The study was published in the July 31 issue of the Journal of Cell Biology.
The sense of top and bottom is often lost in cells that become cancerous and may be an important factor in metastasis.
Cells depend on the location of a number of proteins and lipids to recognize and maintain their polarity. Moving these lipids and proteins from where they are produced to where they are needed is a dynamic process.
Dr. Athar Chishti, professor of pharmacology at the UIC College of Medicine and principal investigator of the study, said researchers knew that a lipid called PIP3 is very important in signalling polarity. But the process everyone wanted to understand, he said, "was the trafficking and disposition of this lipid to where it was needed at the growing tips of the cells."
Chishti's research team, including Kaori Horiguchi and Dr. Toshihiko Hanada, determined that one domain of a molecular motor protein called a kinesin that they had discovered interacted with PIP3 binding protein. They showed that the kinesin and this binding protein motored the PIP3 along microtubules -- the tracks upon which the kinesins move their cargoes.
They also showed that the kinesin-binding adaptor and PIP3 were found together at the tips of the nerve cells and that in one of these cell types these molecules were most abundant in the longest extension, called the axon.
"We found the motor, the binding domains and an adaptor," said Chishti. "When the adaptor binds PIP3, it is delivered to the membrane where it is needed, and if you block this process, polarity is lost."
In some cells, like neurons, there are dramatic differences in the structure and function of the different ends of a cell. But even in cells where the difference between the ends is not as obvious, the delivery process is essential. Loss of cell polarity is often the first step in converting a normal cell to a cancer cell, Chishti said.
The discovery illuminates a key step in the trafficking and disposition of polarity determinants. Science magazine highlighted the Chishti paper as an Editor's Choice in the August 18th issue and in this week's Signal Transduction Segment online at http://stke.sciencemag.org/.
"Now we know the cargo, and we know the motor," said Chishti. "The next step will be to find out what turns the motor on and tells it to start down the track to deliver the cargo.
"In the kinesin field, there are two fundamental questions: what are the cargoes, and what turns the motors on and off that carry them."
Building a brain, cell by cell: Researchers make a mini neuron network (of two)
23.05.2018 | Institute of Industrial Science, The University of Tokyo
Research reveals how order first appears in liquid crystals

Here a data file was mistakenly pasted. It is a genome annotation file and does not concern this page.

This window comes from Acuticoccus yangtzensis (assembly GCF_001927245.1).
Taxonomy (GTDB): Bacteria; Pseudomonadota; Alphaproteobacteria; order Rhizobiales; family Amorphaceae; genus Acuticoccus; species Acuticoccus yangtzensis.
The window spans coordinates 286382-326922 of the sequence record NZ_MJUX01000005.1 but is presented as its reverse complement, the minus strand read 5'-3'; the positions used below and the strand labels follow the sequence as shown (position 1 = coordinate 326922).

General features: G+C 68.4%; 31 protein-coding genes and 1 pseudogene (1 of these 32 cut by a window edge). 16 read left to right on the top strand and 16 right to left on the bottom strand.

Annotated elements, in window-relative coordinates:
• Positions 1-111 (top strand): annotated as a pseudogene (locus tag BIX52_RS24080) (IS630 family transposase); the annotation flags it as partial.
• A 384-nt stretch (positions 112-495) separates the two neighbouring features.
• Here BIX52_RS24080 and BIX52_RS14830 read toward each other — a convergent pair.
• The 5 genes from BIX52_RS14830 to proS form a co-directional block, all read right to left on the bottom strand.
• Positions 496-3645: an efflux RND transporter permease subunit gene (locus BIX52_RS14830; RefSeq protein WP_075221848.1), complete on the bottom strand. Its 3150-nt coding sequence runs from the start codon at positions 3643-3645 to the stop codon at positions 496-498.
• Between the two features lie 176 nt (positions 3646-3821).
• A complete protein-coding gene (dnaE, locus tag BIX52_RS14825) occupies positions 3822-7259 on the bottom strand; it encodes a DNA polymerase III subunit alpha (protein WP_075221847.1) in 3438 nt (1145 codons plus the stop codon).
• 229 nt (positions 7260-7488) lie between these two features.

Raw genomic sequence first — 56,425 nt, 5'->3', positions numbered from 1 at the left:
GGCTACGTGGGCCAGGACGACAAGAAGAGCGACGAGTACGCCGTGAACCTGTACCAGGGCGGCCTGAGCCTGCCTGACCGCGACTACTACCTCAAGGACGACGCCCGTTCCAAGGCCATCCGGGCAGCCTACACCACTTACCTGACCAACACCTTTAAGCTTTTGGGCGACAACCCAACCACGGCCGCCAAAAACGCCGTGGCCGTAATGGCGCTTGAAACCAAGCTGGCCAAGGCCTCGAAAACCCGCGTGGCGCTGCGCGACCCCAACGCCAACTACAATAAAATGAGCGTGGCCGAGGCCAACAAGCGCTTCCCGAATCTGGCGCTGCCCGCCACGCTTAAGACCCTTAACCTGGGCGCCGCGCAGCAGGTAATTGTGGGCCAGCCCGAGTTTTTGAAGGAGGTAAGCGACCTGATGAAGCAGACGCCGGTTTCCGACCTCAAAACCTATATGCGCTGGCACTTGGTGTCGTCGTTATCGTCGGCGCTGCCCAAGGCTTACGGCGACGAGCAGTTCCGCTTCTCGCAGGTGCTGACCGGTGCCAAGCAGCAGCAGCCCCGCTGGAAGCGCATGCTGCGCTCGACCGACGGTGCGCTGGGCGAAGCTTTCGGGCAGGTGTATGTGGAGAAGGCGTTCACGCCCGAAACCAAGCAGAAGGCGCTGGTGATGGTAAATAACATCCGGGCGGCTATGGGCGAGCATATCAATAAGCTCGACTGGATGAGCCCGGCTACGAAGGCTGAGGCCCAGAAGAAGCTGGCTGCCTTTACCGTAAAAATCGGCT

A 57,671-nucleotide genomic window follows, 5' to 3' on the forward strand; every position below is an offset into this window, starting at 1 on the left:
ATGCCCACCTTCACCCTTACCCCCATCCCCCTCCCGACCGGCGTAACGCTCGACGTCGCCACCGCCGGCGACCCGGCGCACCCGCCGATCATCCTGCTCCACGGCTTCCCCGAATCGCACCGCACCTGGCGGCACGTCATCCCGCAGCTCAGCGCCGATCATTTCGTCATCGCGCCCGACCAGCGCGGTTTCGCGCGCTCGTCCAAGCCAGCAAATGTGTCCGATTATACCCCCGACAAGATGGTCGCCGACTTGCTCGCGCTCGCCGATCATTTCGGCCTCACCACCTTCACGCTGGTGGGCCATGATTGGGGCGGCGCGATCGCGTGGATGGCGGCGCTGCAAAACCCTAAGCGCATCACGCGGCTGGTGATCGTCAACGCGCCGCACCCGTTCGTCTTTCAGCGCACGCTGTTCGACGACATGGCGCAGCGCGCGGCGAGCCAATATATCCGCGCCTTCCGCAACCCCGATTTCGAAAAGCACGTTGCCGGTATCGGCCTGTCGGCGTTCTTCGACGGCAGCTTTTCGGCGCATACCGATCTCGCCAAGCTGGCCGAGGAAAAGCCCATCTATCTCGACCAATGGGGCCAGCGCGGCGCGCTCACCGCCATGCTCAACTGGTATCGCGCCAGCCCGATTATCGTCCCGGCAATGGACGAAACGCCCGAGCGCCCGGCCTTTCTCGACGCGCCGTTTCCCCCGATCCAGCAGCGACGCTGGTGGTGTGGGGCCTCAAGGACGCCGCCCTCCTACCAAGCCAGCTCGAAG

23.05.2018 | Brown University
At the LASYS 2018, from June 5th to 7th, the Laser Zentrum Hannover e.V. (LZH) will be showcasing processes for the laser material processing of tomorrow in hall 4 at stand 4E75. With blown bomb shells the LZH will present first results of a research project on civil security.
At this year's LASYS, the LZH will exhibit light-based processes such as cutting, welding, ablation and structuring as well as additive manufacturing for...
There are videos on the internet that can make one marvel at technology. For example, a smartphone is casually bent around the arm or a thin-film display is rolled in all directions and with almost every diameter. From the user's point of view, this looks fantastic. From a professional point of view, however, the question arises: Is that already possible?
At Display Week 2018, scientists from the Fraunhofer Institute for Applied Polymer Research IAP will be demonstrating today’s technological possibilities and...
So-called quantum many-body scars allow quantum systems to stay out of equilibrium much longer, explaining experiment | Study published in Nature Physics
Recently, researchers from Harvard and MIT succeeded in trapping a record 53 atoms and individually controlling their quantum state, realizing what is called a...
The historic first detection of gravitational waves from colliding black holes far outside our galaxy opened a new window to understanding the universe. A...
A team led by Austrian experimental physicist Rainer Blatt has succeeded in characterizing the quantum entanglement of two spatially separated atoms by observing their light emission. This fundamental demonstration could lead to the development of highly sensitive optical gradiometers for the precise measurement of the gravitational field or the earth's magnetic field.
The age of quantum technology has long been heralded. Decades of research into the quantum world have led to the development of methods that make it possible...
02.05.2018 | Event News
13.04.2018 | Event News
12.04.2018 | Event News
23.05.2018 | Life Sciences
23.05.2018 | Life Sciences
23.05.2018 | Physics and Astronomy